Identifying war casualties is not straightforward
Next week will see the commemoration of the deaths of all those who died as a result of the two world wars.
Every year, at 11am on November 11, we gather together to acknowledge the debt we owe to those brave men and women who gave their lives defending these isles, the dominions and those countries who sought our help.
The time and date is itself a memorial to the signing of the armistice in the First World War, and during this centennial commemoration period of the war the annual service has had an added poignancy.
In the immediate post war period every city, town and village commemorated their own dead with a war memorial, often in a prominent position within the community, such as the town square or the village green.
There are also thousands of plaques, nameplates and rolls of honour displayed in churches, schools, community halls and workplaces across the land.
In North Tyneside we have many such memorials. They range from the superbly crafted Swan Hunter memorial by sculptor Ralph Hedley at the Wallsend MEM Hall, the building itself a memorial to those who died, to some candlesticks in memory of the McMillen brothers at St Alban’s Church in Earsdon.
Information on many of these memorial items is being gathered by volunteer researchers on the Northumbria World War One Project to build up a picture of the sacrifice of this area for the war effort.
The aim of the project is to provide a free and accessible database of casualties within the boundaries of the borough. More than 3,200 casualties have so far been identified and the number grows daily. However, gathering the information is not as straightforward as it would appear.
The Swan Hunter memorial, for example, has nearly 200 names of those who fell in the Great War. Many are readily identifiable, like the wonderfully named Private George Blackbird. His surname made it quite easy to find information, but with others, such as C. Smith of the Northumberland Fusiliers, then, to excuse the pun, you walk into a minefield of difficulty trying to identify the right person. It can become a real painstaking effort to get a positive identification.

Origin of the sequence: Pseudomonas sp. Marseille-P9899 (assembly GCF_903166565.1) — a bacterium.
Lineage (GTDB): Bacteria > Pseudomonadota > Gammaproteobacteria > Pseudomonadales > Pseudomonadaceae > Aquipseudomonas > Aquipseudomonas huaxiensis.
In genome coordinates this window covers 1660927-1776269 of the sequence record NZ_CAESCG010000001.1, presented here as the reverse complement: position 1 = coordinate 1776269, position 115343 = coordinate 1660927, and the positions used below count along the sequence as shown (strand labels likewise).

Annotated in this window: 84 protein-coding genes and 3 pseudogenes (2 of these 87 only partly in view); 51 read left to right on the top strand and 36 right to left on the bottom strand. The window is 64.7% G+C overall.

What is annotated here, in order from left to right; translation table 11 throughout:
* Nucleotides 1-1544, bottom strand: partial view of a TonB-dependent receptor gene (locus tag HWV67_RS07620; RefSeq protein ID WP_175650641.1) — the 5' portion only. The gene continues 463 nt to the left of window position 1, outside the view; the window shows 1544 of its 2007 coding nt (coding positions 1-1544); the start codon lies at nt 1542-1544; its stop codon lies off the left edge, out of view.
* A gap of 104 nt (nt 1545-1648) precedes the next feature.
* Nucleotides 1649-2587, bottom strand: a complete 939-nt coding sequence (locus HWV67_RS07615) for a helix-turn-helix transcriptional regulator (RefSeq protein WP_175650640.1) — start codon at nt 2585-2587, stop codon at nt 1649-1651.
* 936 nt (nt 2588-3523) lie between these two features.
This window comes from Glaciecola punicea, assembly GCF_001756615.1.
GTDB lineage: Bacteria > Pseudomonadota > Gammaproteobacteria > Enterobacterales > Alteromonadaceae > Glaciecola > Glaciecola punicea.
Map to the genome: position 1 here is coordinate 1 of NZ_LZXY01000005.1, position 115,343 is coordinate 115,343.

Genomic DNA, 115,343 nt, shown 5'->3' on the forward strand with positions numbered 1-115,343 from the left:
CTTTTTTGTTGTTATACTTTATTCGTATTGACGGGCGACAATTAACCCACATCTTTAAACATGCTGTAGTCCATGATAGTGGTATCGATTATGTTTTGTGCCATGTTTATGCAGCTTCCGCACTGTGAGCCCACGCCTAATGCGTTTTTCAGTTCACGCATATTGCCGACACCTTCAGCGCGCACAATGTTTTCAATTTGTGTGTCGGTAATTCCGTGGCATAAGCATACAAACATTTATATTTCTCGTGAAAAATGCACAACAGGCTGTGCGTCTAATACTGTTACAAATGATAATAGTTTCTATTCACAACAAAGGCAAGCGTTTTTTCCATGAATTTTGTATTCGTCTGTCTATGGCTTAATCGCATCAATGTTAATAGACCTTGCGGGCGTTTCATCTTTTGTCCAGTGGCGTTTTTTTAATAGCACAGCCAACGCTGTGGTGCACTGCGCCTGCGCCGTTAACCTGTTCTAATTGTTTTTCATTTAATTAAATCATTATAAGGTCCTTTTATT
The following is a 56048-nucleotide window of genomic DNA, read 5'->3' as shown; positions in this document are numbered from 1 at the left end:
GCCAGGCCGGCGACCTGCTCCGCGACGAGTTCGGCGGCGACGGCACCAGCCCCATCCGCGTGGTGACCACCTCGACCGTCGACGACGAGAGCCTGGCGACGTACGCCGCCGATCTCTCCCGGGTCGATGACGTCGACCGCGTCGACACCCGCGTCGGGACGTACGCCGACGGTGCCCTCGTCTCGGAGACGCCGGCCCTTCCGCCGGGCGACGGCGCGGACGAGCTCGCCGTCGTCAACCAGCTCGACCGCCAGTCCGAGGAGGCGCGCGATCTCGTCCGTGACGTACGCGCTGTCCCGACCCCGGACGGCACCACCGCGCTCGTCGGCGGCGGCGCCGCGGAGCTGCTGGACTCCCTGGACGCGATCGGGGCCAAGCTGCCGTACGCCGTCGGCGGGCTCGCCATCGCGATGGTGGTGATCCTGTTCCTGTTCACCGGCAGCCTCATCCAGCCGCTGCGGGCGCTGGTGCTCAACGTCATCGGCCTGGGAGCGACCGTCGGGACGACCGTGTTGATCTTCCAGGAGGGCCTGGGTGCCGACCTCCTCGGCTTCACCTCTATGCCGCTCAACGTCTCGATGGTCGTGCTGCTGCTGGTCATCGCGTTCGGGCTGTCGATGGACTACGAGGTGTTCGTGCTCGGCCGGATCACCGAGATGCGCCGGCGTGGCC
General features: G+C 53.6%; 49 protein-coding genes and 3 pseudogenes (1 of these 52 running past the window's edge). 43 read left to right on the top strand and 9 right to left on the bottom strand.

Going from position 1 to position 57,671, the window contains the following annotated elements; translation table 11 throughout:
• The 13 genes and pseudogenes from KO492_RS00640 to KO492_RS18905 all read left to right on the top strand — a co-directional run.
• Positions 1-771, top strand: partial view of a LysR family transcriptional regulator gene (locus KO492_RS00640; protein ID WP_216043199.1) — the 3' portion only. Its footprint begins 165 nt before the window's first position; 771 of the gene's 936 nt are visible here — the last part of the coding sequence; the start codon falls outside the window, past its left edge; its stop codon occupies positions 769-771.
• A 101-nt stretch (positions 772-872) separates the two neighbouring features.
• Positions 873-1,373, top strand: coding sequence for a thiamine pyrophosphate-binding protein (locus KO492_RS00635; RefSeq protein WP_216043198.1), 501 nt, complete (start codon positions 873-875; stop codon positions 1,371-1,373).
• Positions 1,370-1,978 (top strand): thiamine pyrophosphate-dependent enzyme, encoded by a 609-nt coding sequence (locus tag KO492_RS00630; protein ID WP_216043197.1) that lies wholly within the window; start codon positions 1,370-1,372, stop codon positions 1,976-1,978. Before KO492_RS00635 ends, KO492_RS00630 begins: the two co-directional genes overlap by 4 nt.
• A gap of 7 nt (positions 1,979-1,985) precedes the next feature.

Many of the memorials contain the names of those who died at the Battle of the Somme.
On Thursday, November 10, at 6.30pm, the project will present a showing of the classic film depicting the battle at the Linskill Centre in North Shields. All are welcome.
The film was originally shown to packed audiences all over the country from August 1916 onwards, having an enormous impact on all those who saw it. Many of the faces recorded on celluloid that day would be dead shortly after. Mass hysteria accompanied the showing of the film as people attempted to identify their recently fallen loved ones.
The number of people who saw the film was only surpassed in the 1970s by Star Wars.
The project also has a Somme exhibition on display at the moment at North Shields Library/Customer First Centre (1st floor).
If you would like to get involved in the project, or have any information on casualties, please get in touch. Visit the website www.northumbriaworldwarone.co.uk or send me an email to [email protected] for more information.
You can also call into our office at B9 in the Linskill Centre, Linskill Terrace, North Shields.